And, the conditions of performance in this setting have to be challenging for the dancers: the floors are hard and in many cases the public streams past the dancer to a nearby staircase. The Atrium, on the other hand, is sufficiently large to constitute an area the dancer can exploit to his or her advantage, but the problem of the unforgiving floor remains here as well. I was most moved, however, by seeing Gus Solomons performing his solo in homage to John Cage in the garden next to a Giacometti sculpture. It made me think that the dialogue between dance and visual art was an important aspect of twentieth-century dance. (A recent exhibition at the Centre Pompidou in Paris pointed to this connection). The historical connection of dance to the visual was also brought home by MoMA’s recent show “The Invention of Abstraction” in which dance – albeit not live dance – was prominently featured.

What this production highlighted is what Ralph Lemon — in discussion with Simone Forti, and Boris Charmatz moderated by Associate Curator (Department of Media and Performance Art) Ana Janevski, (October 25, 2013) – referred to as the dancer in the museum as visitor: “The dancers were visitors,” Lemon said of his own experience of performing in the Atrium, “visitors with agency, but visitors”. “Dance,” continued Lemon, “will always be on the outside. It doesn’t really belong there.”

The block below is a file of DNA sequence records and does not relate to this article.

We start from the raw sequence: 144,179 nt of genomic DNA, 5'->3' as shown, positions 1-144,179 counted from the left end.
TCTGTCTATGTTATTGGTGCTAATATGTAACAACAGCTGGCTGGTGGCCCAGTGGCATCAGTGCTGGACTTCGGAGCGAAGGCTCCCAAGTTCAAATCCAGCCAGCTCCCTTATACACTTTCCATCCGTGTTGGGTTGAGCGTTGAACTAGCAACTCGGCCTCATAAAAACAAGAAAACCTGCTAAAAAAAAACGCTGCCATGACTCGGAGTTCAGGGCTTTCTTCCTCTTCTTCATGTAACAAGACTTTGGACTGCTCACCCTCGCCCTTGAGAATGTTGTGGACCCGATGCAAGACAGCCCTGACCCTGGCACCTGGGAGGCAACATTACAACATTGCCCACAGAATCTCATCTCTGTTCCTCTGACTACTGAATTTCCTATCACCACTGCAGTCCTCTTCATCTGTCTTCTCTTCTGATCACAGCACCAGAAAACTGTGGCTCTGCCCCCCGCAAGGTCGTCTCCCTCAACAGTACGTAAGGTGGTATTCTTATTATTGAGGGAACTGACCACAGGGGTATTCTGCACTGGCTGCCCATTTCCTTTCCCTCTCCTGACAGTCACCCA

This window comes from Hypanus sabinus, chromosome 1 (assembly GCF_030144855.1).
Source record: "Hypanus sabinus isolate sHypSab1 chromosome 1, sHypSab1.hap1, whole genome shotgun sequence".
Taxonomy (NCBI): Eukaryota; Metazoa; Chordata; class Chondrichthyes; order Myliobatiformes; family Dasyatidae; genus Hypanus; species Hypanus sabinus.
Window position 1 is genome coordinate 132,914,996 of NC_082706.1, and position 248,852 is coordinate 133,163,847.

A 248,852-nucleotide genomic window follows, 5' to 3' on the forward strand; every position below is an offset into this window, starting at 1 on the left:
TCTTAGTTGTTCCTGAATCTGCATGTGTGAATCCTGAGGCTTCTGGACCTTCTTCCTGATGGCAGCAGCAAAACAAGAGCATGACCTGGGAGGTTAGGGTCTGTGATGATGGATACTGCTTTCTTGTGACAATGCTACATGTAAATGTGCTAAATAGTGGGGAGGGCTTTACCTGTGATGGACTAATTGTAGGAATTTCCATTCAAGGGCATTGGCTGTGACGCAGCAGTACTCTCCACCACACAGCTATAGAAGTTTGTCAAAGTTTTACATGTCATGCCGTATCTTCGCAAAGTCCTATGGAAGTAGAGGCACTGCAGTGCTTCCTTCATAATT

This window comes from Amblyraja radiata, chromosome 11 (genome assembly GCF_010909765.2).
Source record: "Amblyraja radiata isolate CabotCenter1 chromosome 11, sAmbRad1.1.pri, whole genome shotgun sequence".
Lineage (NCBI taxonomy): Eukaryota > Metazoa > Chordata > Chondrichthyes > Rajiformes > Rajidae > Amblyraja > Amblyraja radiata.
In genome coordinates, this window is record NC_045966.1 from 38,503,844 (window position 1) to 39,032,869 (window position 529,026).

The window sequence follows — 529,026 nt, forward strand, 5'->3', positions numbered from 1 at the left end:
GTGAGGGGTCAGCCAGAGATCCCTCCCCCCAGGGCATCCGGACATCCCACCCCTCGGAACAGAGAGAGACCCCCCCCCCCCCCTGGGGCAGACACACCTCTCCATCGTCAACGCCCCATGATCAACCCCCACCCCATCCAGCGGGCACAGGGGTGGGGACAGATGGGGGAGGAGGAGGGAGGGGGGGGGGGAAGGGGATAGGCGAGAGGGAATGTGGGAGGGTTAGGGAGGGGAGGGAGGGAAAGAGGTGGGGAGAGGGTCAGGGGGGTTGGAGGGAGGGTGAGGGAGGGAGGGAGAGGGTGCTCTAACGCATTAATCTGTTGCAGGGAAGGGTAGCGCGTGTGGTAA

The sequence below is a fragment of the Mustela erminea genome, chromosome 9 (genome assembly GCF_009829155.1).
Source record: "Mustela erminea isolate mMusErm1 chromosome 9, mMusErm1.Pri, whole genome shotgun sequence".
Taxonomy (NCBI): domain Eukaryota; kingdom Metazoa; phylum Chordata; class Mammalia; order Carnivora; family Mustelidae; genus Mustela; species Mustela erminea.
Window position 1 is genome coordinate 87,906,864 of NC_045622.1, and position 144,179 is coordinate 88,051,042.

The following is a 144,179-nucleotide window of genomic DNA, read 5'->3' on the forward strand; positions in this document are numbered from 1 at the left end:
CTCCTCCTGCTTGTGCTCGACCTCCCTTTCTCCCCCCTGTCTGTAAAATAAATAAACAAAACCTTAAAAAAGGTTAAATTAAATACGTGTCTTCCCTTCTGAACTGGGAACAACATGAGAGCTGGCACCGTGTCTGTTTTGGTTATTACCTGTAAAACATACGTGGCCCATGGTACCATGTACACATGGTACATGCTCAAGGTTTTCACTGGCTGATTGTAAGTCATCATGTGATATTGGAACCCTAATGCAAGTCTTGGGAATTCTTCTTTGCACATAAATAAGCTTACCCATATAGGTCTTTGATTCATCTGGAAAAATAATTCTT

Here, it should be mentioned that Boris Charmatz’s base in Rennes, France, is called “Musée de la Danse” (Dance Museum). So, there is already with Charmatz a conception of museality that has been transmuted into the reality of dancing. In the discussion Charmatz characterized his appearances at the Museum of Modern Art as an opportunity to place one museum within the other. The idea with respect to 20 Dancers for the XX Century is that dancers enact fleeting interventions in which the collections of MoMA are rivaled by the idea of a museum of dance, one in which the dancer him or herself is not only the “work of art”, but also the explicatory label and/or catalogue: in short, in which the dancer is at once artwork, pop-up materialization of choreography, and a living archive able to inform about it. This all happens within a museum that is operating in an entirely different way. The museum within the museum is not an easy fit. The museum of dance that sits uneasily within the halls of the MoMA is multiple: each dancer him or herself, according to Charmatz, constitutes an autonomous museum. As the program puts it: